Machu Picchu, Part 2: Preparing for the Salkantay Pass to Machu Picchu

A few months ago, my brother and I decided to go on a trip Machu Picchu. For those interested in a similar trip, I’m documenting what we learned here. This is broken into three parts:

  1. Planning & Research
  2. Preparation & Packing List (this post)
  3. The Trip

Earlier this year, my brother and I decided to go on a “last hoorah” trip a few months before my wife was due.

We eventually settled on hiking the Salkantay Pass to Machu Picchu in Peru, with a private guided tour and other travel arrangements taken care of for us. (Read more about that in part 1.)


Going through Peru For Less, the travel agency we settled on, made things incredibly simpler. Anna, our contact there, told us what we needed to do, so we didn’t need to worry about what we were forgetting. She gave us an itemized invoice, and, because they weren’t directly connected to Alpaca, we booked our trip through them as well. Easy peasy!

The rest was just figuring out what we needed to bring that’d be comfortable but not too excessive.


I’ve spent a lot of time backpacking in my life, so my natural tendency has always been to pack the absolute bare minimum. This was my first time where that wasn’t totally necessary – the porters allowed us up to 25kg per person, so I could pack a bit more comfortably, take an extra pair of socks if it makes me happy, etc. This was particularly important to remember because I wanted to be comfortable for the 24 hours I’d have getting there, the time spent in Cusco acclimating, and the 24 hours spent returning.

Packing List

I wound up settling on this for my packing list:

  • Gear
    • Musts
      • Backpack
      • Duffel to give sherpas
      • Headlamp with spare batteries
      • 1L Water bottle
      • Water purification stuff
    • Optional
      • Daypack / man purse for Cusco
      • Extra water bottle
    • Toiletries
      • Hand sanitizer (will is bringing)
      • Wet wipes
      • Toilet paper
      • Pack towel
      • Asprin
      • Toothbrush, toothpaste
      • Mouthguard :(
      • Plastic bag for dirty clothes
      • Plastic bags to keep stuff dry
  • Food / Snacks
    • 6x Clif bars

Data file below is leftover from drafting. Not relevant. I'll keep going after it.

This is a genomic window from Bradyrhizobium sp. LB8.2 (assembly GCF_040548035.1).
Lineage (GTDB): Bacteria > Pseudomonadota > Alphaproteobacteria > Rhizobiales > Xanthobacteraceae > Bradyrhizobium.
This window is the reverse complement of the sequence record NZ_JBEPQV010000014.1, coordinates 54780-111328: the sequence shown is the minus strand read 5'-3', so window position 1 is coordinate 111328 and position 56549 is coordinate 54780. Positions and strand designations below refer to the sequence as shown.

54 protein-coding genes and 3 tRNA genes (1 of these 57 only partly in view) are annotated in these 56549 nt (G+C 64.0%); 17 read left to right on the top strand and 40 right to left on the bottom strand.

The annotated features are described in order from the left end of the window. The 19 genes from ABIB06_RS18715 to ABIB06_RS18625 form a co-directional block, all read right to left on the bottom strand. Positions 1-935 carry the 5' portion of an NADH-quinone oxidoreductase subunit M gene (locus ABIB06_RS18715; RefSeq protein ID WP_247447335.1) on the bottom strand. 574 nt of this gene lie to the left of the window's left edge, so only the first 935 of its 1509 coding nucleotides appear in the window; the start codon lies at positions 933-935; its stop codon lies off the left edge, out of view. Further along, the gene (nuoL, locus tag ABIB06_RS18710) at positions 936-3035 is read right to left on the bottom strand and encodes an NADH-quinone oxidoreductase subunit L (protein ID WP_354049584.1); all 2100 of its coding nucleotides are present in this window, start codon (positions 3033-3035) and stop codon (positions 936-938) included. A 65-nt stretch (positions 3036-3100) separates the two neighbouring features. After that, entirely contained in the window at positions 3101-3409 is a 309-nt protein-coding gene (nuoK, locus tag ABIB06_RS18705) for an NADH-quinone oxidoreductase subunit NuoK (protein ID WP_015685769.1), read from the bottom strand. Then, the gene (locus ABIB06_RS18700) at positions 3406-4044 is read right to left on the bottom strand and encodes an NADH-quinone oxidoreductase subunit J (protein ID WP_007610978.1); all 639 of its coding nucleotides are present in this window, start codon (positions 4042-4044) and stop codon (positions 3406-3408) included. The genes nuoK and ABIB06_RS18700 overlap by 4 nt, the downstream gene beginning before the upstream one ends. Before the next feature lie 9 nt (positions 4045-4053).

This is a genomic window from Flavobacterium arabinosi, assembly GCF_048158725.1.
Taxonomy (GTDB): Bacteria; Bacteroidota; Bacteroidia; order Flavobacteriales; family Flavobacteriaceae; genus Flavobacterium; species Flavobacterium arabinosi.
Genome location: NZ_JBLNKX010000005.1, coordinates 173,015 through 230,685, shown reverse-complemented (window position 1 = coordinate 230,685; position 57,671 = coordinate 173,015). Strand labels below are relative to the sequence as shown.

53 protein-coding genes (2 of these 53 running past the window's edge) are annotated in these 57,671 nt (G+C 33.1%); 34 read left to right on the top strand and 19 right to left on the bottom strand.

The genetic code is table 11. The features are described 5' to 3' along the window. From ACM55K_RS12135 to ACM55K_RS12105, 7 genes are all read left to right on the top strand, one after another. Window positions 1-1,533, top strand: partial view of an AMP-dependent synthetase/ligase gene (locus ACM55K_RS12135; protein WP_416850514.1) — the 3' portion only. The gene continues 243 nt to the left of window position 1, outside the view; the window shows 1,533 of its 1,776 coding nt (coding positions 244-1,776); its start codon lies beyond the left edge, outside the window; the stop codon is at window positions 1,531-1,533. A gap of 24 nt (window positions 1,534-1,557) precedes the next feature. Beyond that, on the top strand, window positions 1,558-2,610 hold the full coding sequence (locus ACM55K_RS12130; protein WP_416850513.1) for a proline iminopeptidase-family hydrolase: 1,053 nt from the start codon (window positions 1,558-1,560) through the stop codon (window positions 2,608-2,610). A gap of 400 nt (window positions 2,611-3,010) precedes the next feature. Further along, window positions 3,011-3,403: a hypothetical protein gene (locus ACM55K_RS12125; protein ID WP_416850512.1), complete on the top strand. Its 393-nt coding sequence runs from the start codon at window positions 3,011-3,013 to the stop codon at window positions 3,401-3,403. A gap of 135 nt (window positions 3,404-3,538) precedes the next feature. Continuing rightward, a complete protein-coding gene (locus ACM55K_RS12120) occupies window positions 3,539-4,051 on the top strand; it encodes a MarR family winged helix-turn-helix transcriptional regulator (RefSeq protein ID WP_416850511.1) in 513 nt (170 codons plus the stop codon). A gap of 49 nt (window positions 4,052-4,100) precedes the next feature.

• Nuun
    • 2x Nature Valley granola bars
    • Peanuts
  • Clothing
    • 2x hemp pants
    • running shorts for rain, hot, and maybe swimming
    • 4x Smartwool Socks for camp days
    • 4x normal socks for other days
    • 6x Underwear
    • Long underwear
    • Base layer (top)
    • Lightweight fleece
    • Rain jacket / shell
    • 3x Water friendly under shirts for hiking
    • 1x T-Shirts for other days
    • 3x over shirts
    • Sunglasses
    • Plastic grocery bag(s) for dirty laundry
    • Full fingered bike gloves
  • Personal
    • Camera & charger (see below)
    • iPhone, charger and cable
    • Apple Watch and cable? TBD
    • Passport (no visa needed)
    • Waterproof sleeve for phone, wallet, and passport
    • Headphones
    • Chapstick
    • Cash
    • Sunscreen (or buy in Cusco)


The hardest decision for me to make was whether to take my aging Nikon d70s or to simply rely on my trusty iPhone 6s.

Initially the question was primarily about picture quality. My d70s is an SLR, and can thus capture more light, giving it a better depth of field, better low light conditions, and gives far more control over the photos I actually take.

But, given the quality of iPhone 6s photos, which are in most cases indistinguishable, that felt negligible compared to the other benefits of having a dedicated camera.

Put simply: taking my d70s meant a lot more stuff to lug around. The case, along with a spare battery or two, would account for roughly a third of my belongings.

On the other hand: my iPhone has no spare battery.

So, I opted to take my d70s. It indeed turned out to be a lot more to carry around – so much so that I even kept it in my pack for large periods while hiking – but the confidence that I’d end up with my photos and never with a battery-dead camera was worth it.

Read part 1: ← Researching a trip to Machu Picchu via Salkantay

Stay tuned for part 2: Hiking the Salkantay Pass to Machu Picchu

#travel #peru #backpacking

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